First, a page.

Nepal’s new prime minister Sher Bdr. Deuba just wrapped up his five-day state visit to India along with his jumbo team of ministers, bureaucrats, and business persons. Although an established tradition of first goodwill visit to India that every new Nepalese PM now does, this visit was more significant because the timing coincided with an important turn in Nepal’s domestic politics especially regarding the Madhesis. While the two prime ministers met, Nepal was beset with inundation at home, and there was the standoff between Indian and Chinese military at Doklam in Bhutan-Tibet border.
The Modi government has definitely taken the right initiative in encouraging frequent high-level engagement that is enabling both countries to build trust and deepen the engagement in different areas of public and private sectors and increase people-to-people contact. Although the eight MOUs signed during the visit were perhaps not so significant, the state visit definitely has added value to the bilateral relationship. However, despite the fact that there was a clear urge in New Delhi to further strengthen India-Nepal relations mainly due to the freefall in India-China relations, India was still not willing or prepared to break new ground in the relationship to secure its long-term interests with its neighbor.
India opted to continue its traditional policy of enticing Nepal by pledging more aid or committing to expedite development projects so that Nepal would continue to act in India’s terms regarding its security concerns. India’s desire to show off regional primacy –real or imaginary- for its domestic consumption, and to some extent for its international image, and right now mainly vis-a-vis China, contextualizes PM Deuba’s recent statements on the Nepalese constitution. To make the matter worse for India, the popularity of Nepalese leaders with whom India has to deal is at the lowest these days for their extremely power-centric style of politics. This is not necessarily India’s fault, but because of that even good gestures and genuine efforts from India to improve the relations can end up working against India’s image, leaving a plenty of space to grow anti-Indian constituencies in Nepal. The India fatigue was palpable in Nepal as PM Deuba, the fourth-time prime minister infamous for his insensitivity towards the people and his rude style, was about to fly to New Delhi.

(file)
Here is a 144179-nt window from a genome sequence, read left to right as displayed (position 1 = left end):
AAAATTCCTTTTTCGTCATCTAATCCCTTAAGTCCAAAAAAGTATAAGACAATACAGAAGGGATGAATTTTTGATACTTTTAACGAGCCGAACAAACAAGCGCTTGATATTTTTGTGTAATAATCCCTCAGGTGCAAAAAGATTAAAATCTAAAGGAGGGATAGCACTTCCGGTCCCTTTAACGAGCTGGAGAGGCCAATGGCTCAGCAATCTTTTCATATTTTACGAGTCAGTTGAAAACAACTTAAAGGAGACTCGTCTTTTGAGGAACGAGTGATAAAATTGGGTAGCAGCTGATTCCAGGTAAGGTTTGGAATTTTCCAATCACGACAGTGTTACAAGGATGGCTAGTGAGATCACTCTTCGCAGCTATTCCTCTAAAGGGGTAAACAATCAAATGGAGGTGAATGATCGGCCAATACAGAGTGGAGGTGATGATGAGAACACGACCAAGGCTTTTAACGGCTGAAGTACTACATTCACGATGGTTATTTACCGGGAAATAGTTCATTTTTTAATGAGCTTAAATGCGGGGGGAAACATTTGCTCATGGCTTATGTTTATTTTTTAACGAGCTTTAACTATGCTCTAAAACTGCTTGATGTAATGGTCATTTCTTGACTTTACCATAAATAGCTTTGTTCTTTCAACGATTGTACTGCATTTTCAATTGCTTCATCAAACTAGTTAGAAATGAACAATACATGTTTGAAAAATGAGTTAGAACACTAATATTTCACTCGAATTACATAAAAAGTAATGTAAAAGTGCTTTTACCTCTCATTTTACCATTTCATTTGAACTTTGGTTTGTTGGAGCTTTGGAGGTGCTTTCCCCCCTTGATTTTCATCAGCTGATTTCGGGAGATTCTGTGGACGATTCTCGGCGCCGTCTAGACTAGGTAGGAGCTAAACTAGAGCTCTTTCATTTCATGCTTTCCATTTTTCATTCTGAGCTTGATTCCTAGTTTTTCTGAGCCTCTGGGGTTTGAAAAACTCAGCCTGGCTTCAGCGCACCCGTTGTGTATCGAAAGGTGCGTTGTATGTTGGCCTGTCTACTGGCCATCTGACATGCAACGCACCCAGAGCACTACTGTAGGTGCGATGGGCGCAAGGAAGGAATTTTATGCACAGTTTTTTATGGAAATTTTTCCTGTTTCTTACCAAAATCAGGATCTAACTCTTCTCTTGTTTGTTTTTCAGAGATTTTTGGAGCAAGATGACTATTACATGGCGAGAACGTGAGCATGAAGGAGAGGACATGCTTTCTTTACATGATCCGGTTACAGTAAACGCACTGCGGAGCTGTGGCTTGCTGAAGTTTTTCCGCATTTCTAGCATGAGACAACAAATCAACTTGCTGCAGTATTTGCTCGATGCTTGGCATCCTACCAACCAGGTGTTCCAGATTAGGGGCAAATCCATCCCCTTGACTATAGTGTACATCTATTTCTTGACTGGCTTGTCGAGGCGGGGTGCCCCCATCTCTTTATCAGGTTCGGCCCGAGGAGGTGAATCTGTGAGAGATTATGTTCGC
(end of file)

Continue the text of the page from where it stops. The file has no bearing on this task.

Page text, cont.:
Nepal and India should have a harmonious relationship by now as the bilateral relationship is 70 years old, but the recent bitter experiences have antagonized yet another generation in Nepal. But now it is even more complicated. China has largely cemented its influence in Nepal and it will not be wise to just underestimate it as an “irritant” or a “card” but in a way a permanent counterweight to India. In fact, the China factor made many tense in Delhi when PM Deuba responded to Minister Ram Bilas Yadav’s comment at the India Foundation by saying that Nepal has a good relationship with China and Nepal does not face any problem from China, and that India must not have any doubts about that. Similarly, there was reportedly a lot of pressure on Nepalese side as Indians were insisting on inserting more security related phrases in the joint statement, presumably in relation to the Doklam standoff, which in the end did not appear in the communique.